O Say Can You See: The Greatest Patriotic Super Heroes of All-Time
Jones, one of the Jones Boys, was complaining about the recoloring of Dave Stevens’ The Rocketeer the other day, and looking at the original and recolored art side by side made me realize what I find so off-putting about a lot of comics art these days: The use of gradients alongside heavy black lines.
Back when I was studying art, I was taught never to do that. The reason: Lines are flat, while shading implies three-dimensionality, and the two compete with one another. That’s an oversimplification, of course — you can create a three-dimensional space with purely linear art, but that’s very different from the smoother, modeled effect you get by using light and shade.
The clash isn’t too bad in the cover that Jones picked out, but the re-colored splash page he reproduces (a bit too sexy to lead this post) is tough for me to look at; the colorist has added a lot of shadows and modeling, and it’s way too busy. The fact is that comics in that era were designed for flat colors, and the gradients that are possible with new technology are doing them no favors. And conversely, if you’re going to paint a comic, don’t run black lines around all the shapes. I think this is one of the reasons I find some modern superhero comics hard to “read” visually. (There are other reasons as well, but you don’t have all day.)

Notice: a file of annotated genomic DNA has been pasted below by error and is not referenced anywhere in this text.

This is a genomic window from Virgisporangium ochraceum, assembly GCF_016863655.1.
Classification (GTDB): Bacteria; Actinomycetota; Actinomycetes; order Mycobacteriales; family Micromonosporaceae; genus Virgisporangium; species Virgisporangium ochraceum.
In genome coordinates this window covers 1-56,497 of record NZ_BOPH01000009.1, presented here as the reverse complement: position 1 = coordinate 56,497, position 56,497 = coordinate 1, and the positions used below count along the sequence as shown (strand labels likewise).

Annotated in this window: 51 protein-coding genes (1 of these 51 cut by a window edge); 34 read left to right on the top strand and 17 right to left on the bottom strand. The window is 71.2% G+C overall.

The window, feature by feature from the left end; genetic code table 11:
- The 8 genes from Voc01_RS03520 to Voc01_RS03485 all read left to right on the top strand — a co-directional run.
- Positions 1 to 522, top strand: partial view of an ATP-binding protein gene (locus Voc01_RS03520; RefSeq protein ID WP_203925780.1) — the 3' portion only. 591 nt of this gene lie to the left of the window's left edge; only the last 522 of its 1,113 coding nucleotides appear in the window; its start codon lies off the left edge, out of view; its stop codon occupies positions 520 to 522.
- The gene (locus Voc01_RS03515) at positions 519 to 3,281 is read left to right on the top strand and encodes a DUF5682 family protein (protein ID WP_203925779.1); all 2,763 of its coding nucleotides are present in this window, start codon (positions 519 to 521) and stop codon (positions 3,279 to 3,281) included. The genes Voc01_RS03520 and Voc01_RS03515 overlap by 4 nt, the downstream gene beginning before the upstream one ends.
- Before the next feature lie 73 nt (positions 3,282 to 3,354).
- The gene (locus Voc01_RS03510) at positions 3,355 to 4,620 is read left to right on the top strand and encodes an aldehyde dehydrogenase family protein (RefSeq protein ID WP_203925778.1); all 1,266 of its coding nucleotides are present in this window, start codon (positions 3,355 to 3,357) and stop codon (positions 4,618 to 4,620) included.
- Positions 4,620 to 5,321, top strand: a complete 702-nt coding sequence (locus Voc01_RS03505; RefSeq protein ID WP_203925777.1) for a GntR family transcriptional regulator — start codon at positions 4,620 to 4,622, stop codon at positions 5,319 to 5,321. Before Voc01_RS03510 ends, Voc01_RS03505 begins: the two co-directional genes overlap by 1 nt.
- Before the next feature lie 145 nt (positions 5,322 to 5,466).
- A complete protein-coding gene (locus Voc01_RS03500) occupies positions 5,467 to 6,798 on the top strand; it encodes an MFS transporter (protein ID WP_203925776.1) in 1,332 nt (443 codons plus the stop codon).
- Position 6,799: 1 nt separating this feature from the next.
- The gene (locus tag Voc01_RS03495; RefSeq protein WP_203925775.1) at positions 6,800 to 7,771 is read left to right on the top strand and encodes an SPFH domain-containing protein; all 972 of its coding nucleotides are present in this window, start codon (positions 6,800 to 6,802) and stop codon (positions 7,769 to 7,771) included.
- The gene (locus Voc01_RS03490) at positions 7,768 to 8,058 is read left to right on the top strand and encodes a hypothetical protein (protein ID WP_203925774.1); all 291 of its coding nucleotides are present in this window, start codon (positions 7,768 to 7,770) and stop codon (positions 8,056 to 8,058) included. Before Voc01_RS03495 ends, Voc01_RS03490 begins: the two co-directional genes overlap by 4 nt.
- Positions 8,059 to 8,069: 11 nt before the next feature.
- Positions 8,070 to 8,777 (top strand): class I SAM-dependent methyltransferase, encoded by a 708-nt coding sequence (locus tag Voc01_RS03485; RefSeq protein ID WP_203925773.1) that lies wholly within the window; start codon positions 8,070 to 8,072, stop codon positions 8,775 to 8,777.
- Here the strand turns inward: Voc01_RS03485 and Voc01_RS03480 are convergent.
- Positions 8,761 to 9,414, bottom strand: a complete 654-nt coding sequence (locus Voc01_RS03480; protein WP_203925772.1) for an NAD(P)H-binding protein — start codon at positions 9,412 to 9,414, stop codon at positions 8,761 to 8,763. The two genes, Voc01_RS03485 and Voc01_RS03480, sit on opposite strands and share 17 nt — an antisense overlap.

Take a look at Jones’ post and see if you don’t agree.